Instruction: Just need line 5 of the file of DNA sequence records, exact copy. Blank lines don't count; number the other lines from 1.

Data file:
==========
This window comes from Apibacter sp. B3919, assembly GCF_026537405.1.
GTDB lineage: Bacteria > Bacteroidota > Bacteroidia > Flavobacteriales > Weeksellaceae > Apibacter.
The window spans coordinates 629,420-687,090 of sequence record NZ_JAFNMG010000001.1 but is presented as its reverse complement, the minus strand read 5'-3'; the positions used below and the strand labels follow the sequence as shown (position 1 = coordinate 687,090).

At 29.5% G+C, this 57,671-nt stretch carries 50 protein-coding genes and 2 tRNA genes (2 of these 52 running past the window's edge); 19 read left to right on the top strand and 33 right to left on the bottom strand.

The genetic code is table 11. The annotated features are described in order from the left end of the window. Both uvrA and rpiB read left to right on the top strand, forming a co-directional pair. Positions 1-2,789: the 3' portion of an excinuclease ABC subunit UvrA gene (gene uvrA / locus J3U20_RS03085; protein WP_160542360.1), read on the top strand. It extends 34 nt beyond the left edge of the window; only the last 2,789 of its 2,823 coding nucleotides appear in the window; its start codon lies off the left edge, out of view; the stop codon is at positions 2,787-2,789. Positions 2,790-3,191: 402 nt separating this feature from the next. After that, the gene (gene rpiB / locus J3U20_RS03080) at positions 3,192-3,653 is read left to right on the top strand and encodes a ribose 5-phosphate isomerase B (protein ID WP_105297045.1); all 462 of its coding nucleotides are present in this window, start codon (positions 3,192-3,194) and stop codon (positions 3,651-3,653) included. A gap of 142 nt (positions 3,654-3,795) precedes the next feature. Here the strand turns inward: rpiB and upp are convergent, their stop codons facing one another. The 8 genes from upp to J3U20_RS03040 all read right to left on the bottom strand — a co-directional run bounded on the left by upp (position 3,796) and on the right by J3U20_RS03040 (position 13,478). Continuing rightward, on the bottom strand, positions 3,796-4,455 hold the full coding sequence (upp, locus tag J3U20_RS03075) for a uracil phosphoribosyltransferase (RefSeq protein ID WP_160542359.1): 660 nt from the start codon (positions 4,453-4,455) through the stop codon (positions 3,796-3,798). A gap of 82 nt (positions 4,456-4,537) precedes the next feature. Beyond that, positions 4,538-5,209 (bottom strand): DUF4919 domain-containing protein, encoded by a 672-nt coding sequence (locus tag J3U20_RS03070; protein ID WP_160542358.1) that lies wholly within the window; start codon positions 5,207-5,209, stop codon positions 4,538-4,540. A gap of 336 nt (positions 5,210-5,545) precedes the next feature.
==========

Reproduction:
The genetic code is table 11. The annotated features are described in order from the left end of the window. Both uvrA and rpiB read left to right on the top strand, forming a co-directional pair. Positions 1-2,789: the 3' portion of an excinuclease ABC subunit UvrA gene (gene uvrA / locus J3U20_RS03085; protein WP_160542360.1), read on the top strand. It extends 34 nt beyond the left edge of the window; only the last 2,789 of its 2,823 coding nucleotides appear in the window; its start codon lies off the left edge, out of view; the stop codon is at positions 2,787-2,789. Positions 2,790-3,191: 402 nt separating this feature from the next. After that, the gene (gene rpiB / locus J3U20_RS03080) at positions 3,192-3,653 is read left to right on the top strand and encodes a ribose 5-phosphate isomerase B (protein ID WP_105297045.1); all 462 of its coding nucleotides are present in this window, start codon (positions 3,192-3,194) and stop codon (positions 3,651-3,653) included. A gap of 142 nt (positions 3,654-3,795) precedes the next feature. Here the strand turns inward: rpiB and upp are convergent, their stop codons facing one another. The 8 genes from upp to J3U20_RS03040 all read right to left on the bottom strand — a co-directional run bounded on the left by upp (position 3,796) and on the right by J3U20_RS03040 (position 13,478). Continuing rightward, on the bottom strand, positions 3,796-4,455 hold the full coding sequence (upp, locus tag J3U20_RS03075) for a uracil phosphoribosyltransferase (RefSeq protein ID WP_160542359.1): 660 nt from the start codon (positions 4,453-4,455) through the stop codon (positions 3,796-3,798). A gap of 82 nt (positions 4,456-4,537) precedes the next feature. Beyond that, positions 4,538-5,209 (bottom strand): DUF4919 domain-containing protein, encoded by a 672-nt coding sequence (locus tag J3U20_RS03070; protein ID WP_160542358.1) that lies wholly within the window; start codon positions 5,207-5,209, stop codon positions 4,538-4,540. A gap of 336 nt (positions 5,210-5,545) precedes the next feature.